My coworker Lori Grunin already covered Canon's announcement of its $1,400 mid-range EOS 50D SLR, but as somebody who's in the market for a new SLR, I thought I'd weigh in with some thoughts of my own. I'm glad Canon is investing where perhaps it counts most: the sensor. If the reviews look good, this will be the first time I've really been tempted to upgrade from my well-used Canon Rebel XT.
When it ships in October, the 50D will sport a 15.1 megapixel sensor, up from 10.1 megapixels in the current 40D. The increase in megapixels is nice for the poster-print and microstock-sales crowds, but what's most notable is the increase of the top ISO from 3,200 to 12,800.
That means Canon has done some serious work to cut down on the noise levels inside the sensor, which bodes well for image quality not just at the new extremes but also at more ordinary sensitivity settings. ISO 3,200, for example, is now part of the ordinary range, not the extended range that must be manually enabled before it's available. Canon hit some sweet spots in sensor design, for example with its earlier 20D and the full-frame 5D, and the 50D holds the potential of being another model that balances megapixels with low noise and accurate color.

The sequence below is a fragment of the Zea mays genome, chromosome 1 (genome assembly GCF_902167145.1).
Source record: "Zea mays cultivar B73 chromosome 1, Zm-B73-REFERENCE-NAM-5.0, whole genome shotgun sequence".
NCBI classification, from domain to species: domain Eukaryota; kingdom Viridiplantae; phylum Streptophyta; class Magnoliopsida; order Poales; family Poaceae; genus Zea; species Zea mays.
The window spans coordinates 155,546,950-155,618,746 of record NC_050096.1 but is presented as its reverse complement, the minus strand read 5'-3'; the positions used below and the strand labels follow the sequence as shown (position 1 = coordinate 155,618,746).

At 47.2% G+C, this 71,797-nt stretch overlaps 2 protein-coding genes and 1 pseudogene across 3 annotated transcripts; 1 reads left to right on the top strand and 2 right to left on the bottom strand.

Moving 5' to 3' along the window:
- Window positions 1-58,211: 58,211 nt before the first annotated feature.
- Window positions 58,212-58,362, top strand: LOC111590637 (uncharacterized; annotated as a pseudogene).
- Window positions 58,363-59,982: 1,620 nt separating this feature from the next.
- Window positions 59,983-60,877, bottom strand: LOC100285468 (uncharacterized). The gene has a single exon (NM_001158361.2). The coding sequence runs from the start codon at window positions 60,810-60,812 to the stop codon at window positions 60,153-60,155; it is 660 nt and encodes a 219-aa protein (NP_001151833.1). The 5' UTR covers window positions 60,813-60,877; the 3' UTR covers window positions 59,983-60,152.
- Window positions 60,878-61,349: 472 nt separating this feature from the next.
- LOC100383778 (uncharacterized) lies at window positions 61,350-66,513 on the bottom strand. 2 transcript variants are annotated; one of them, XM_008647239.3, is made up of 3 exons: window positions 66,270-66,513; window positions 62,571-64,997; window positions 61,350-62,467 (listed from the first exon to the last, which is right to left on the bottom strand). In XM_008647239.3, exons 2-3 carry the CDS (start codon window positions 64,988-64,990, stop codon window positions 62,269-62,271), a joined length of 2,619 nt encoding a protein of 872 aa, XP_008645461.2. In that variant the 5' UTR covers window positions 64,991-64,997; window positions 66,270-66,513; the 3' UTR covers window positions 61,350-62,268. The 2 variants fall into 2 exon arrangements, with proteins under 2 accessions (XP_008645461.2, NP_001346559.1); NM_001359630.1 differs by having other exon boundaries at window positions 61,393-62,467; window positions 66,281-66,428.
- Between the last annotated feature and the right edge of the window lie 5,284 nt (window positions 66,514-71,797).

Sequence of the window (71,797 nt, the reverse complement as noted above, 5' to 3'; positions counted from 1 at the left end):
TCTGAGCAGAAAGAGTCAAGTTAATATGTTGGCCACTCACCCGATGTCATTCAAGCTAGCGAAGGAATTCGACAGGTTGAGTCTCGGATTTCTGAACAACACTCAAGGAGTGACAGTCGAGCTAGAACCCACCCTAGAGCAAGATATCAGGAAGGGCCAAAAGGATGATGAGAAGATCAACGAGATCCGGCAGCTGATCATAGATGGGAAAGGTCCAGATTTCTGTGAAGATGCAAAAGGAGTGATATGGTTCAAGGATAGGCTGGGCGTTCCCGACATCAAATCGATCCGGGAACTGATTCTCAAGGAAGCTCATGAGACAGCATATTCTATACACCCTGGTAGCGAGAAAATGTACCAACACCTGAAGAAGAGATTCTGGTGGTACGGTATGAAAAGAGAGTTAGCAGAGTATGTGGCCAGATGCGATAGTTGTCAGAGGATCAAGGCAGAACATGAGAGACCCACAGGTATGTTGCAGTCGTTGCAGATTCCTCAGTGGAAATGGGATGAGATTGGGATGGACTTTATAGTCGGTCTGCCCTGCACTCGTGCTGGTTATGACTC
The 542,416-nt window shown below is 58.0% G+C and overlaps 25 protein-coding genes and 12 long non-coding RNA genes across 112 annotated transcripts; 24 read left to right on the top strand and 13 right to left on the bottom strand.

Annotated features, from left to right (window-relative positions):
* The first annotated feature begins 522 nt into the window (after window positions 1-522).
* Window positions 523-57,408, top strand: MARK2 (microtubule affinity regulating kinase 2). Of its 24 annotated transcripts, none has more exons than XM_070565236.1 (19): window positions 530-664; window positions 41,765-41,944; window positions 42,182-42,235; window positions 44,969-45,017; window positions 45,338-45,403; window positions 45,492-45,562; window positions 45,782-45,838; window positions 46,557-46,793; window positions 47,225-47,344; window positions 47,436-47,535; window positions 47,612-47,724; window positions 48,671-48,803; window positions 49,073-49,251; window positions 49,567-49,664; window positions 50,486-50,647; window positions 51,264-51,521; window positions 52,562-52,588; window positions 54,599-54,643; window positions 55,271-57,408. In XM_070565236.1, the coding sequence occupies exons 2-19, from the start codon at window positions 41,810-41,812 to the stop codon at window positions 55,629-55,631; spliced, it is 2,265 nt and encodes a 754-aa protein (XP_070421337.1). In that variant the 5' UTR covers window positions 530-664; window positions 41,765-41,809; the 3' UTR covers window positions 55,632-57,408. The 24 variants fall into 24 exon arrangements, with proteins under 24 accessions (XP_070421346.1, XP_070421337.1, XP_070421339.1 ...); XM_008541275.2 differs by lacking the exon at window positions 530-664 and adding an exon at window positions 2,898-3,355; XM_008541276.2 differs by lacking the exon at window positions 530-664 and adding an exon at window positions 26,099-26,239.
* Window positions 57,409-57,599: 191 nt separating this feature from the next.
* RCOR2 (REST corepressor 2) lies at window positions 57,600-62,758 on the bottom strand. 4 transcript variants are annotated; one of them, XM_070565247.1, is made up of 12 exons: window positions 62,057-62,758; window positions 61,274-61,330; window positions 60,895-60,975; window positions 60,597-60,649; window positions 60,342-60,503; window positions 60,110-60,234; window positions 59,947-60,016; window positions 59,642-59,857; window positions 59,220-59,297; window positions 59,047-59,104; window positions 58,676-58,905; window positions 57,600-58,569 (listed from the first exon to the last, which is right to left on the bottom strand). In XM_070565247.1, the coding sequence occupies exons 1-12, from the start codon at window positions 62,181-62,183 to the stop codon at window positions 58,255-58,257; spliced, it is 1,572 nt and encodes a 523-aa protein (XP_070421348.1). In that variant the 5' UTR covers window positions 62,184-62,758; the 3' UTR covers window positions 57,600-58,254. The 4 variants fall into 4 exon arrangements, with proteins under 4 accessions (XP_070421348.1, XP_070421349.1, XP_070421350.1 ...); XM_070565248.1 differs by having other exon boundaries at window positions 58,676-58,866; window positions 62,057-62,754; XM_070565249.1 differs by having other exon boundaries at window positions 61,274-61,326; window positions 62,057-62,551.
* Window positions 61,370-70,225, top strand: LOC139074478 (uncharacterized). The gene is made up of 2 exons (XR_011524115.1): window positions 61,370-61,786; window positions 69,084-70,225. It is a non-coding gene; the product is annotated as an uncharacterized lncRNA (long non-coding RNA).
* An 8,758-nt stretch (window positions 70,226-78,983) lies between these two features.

Canon attributes the advance to "newly designed gapless microlenses over each pixel to reduce noise." Microlenses gather light for the light-sensitive part of the image sensor, compensating for surface area occupied by other electronics. Gapless microlenses presumably stretch across the entire pixel width. Perhaps this technology will also help out whatever model will succeed Canon's 5D, my other obvious upgrade path but one that likely would require spending twice the price for the camera body and that would require me to shell out another few hundred dollars for a new wide-angle lens to support the full-frame sensor size.
Fending off Nikon Higher sensitivity is important for Canon. It's been losing market share to Nikon, which has pushed high sensitivity as an advantage, though with lower megapixel counts. The full-frame sensors on Nikon's D3 and D700 can reach ISO 25,600, though reaching that level was made easier through a sensor design that emphasizes a smaller number of larger pixels. … Read more